Greetings! In this note I'll give you some simple tips and you'll sleep better at night
These two applications are frequently used for work and communication, so it stands to reason that scammers and hackers would also look for victims there. Let's figure out how to avoid falling victim as well!
Today I'd like to focus on the basic settings only. Let's get started!
Beware of impersonators (carefully check out Telegram bio as the scammer may insert any nickname to his bio and leave his own nickname blank), fake notifications about logging into Telegram (check out them carefully, they should come into the official telegram news & tips channel) with a phishing link, fake bots (yep, bots - not user accounts - may DM first) and so on.
NONE of the telegram chats are encrypted not 1:1, not groups. Only the secret chat one iirc.
Phone Number → Who can see my phone number — Nobody.
Data and Storage → Auto Download Media → Toggle off
Phone Number → Who can find me by my number — My Contacts.
Last Seen & Online → Who can see my timestamp — Nobody.
Profile photo → Who can see my profile photo — My Contacts.
Calls → Who can call me — My Contacts (or Nobody, if you prefer).
Calls→ Peer-to-peer — My contacts (or Nobody, if you prefer not to share your IP address with chat partners).
When you start the call, you will see four emojis at the top right corner - ask the person you are calling to name them and compare them to yours (they should be the same as yours). This is protection from MitM.
Forwarded Messages → Who can add a link to my account when forwarding my messages — My Contacts.
Groups & Channels → Who can add me — My Contacts.
Set up a 2FA (cloud password)!
Disable sticker loop animation! Animated Stickers = danger.
Disable auto-downloading (both wi-fi and cellular): Privacy & Security → Data Settings ❗️
Disable P2P calls for everyone as it may expose your IP! Same with secret chats! End-to-End encryption means thats your IP will become known the person you’re chatting with. And vice versa.
Disable link & image previews in secret chats (scroll down in a Privacy and Security section!
Never activate (via /start) any telegram bot! Do not even touch telegram bots (only public chat bots are considered safe, you can operate them in a public chat via commands), never DM a Telegram bot! (any button can contain a SQLi vulnerability or even worse)!
If you have to open PDF (CV for example), use dangerzone.rocks or google drive preview regime (ask to upload)!
If you receive a message about logging into your account - check that it is on a legitimate telegram notification & news channel. Scammers can impersonate this notification channel to force you to give them the OTR code from the SMS.
Use a randomly generated password. Grab a password generator like BitWarden and use it to generate and store your passwords. It’s 2021. You can’t afford to use lame passwords stored in .txt files on your computer, especially when your crypto is at risk. Be smart and sleep better at night.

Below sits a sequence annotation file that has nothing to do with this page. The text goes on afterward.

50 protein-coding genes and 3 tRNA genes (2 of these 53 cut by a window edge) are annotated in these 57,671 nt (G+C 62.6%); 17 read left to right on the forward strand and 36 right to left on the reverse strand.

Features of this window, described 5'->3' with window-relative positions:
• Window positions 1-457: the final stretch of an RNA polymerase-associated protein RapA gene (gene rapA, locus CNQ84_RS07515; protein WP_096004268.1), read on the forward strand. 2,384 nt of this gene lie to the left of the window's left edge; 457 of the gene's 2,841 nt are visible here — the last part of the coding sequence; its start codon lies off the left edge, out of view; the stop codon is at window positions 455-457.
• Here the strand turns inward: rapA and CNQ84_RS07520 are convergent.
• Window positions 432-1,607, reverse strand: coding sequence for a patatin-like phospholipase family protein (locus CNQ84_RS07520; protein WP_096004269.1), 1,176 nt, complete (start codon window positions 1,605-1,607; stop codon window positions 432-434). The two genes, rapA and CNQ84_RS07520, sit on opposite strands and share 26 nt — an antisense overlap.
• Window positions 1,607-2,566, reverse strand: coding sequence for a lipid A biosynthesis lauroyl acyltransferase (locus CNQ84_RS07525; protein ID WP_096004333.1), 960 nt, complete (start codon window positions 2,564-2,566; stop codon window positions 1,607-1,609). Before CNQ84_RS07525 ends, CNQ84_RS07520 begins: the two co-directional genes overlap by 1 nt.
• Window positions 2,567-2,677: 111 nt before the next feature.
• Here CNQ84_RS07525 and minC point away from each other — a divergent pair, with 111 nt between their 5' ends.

Turn on two-factor authentication (2FA) in Discord. You can find this setting in User Settings on Discord. Discord allows you to use Aegis, Authy (disable multi-device for a better OpSec) or other methods.
Configure privacy settings, which you can find in Privacy & Safety under User Settings. Choose whether you want to allow direct messages from server members or not. It’s up to you. Note, however, that if you have DMs turned off, then if you join a server with a Captcha or Verification bot that authenticates you via DM, you may not be able to use it. Check the server information to see if open DMs are required for that server.
In Privacy & Safety, select who can add you as a friend. If you’re extra paranoid, you can prevent anyone from adding you as a friend, or you can allow it just for members of the same server.
Run a VPN! Or rent a VPS and bootstrap an open-source VPN server!
Judging from the original tweet, the story goes like this:
A scammer picks a target — our victim — who has a presence on a Discord channel.
The scammer creates a fake user on the channel impersonating the target.
He then starts spamming, scamming or trash-talking in the channel with an intent to get banned.
Discord channel moderators see the mayhem and work to ban this account. Our scammer had skillfully used some known Discord Nitro tricks to manipulate his account user nickname. This way, the channel moderators are fooled into banning the account of the target (and, possibly, the account of the scammer).
After seeing that the target is banned, the scammer creates a manipulated image of a fake discussion among the Discord channel’s team members about the target’s ban.
Then, impersonating the channel’s moderator, the scammer reaches out to the target via a DM. The target is surprised that he/she has been banned and starts to uncritically accept the words of the scammer who appears to offer help.